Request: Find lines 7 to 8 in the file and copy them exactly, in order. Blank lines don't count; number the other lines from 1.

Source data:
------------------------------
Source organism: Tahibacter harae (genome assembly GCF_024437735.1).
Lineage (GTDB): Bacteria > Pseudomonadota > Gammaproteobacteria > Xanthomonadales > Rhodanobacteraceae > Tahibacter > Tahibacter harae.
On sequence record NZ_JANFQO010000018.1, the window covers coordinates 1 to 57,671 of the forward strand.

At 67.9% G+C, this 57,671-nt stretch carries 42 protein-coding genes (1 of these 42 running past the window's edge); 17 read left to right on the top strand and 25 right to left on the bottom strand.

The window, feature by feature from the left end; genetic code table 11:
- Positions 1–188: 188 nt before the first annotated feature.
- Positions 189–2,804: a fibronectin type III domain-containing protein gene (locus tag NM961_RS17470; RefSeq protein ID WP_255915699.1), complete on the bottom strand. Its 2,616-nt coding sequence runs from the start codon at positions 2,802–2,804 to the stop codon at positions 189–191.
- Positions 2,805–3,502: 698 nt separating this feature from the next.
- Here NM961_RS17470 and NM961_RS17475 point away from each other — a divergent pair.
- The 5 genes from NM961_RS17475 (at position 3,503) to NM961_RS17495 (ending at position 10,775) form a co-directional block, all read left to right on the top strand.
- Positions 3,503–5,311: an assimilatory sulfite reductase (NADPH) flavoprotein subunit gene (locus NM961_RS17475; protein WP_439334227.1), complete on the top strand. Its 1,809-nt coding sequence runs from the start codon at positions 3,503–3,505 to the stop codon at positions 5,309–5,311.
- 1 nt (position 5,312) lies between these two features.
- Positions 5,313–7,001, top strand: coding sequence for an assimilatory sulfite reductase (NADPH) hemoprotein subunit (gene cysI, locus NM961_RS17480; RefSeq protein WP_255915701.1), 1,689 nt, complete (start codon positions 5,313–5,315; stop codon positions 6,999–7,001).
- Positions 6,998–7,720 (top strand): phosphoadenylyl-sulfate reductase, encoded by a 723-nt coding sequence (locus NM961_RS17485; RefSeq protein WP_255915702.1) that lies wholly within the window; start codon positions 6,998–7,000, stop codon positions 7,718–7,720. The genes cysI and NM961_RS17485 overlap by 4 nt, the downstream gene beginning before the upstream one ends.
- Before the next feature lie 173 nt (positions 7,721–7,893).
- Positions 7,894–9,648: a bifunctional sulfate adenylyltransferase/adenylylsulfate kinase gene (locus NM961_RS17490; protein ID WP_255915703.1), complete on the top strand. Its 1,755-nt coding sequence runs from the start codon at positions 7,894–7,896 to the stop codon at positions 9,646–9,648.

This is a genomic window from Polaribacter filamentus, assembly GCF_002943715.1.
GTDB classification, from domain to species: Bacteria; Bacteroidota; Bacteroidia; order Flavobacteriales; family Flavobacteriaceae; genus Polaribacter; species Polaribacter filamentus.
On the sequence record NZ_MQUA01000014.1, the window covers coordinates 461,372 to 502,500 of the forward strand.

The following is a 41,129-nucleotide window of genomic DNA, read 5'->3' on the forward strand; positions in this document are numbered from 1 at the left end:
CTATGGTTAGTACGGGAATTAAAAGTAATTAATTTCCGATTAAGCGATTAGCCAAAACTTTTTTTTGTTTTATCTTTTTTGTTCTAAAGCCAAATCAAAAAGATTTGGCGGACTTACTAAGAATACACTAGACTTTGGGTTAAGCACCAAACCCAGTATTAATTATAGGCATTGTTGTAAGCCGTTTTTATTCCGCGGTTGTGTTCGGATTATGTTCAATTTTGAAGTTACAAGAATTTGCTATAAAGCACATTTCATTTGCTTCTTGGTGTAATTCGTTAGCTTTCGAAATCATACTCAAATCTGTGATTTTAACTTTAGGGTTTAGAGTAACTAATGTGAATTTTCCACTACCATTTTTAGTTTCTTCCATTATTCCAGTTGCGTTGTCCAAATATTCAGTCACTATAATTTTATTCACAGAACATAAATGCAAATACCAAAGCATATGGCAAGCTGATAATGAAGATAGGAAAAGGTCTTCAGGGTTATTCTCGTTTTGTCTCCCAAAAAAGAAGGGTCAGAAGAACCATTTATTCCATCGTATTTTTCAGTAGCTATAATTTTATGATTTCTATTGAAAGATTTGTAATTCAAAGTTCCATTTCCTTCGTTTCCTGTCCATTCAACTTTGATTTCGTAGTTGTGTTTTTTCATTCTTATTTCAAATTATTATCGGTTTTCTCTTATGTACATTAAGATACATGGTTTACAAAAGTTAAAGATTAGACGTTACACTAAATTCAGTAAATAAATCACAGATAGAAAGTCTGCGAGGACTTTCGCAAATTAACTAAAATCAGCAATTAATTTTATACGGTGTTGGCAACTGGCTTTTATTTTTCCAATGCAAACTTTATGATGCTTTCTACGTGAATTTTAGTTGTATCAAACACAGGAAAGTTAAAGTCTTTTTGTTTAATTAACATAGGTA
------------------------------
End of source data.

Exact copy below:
- Positions 189–2,804: a fibronectin type III domain-containing protein gene (locus tag NM961_RS17470; RefSeq protein ID WP_255915699.1), complete on the bottom strand. Its 2,616-nt coding sequence runs from the start codon at positions 2,802–2,804 to the stop codon at positions 189–191.
- Positions 2,805–3,502: 698 nt separating this feature from the next.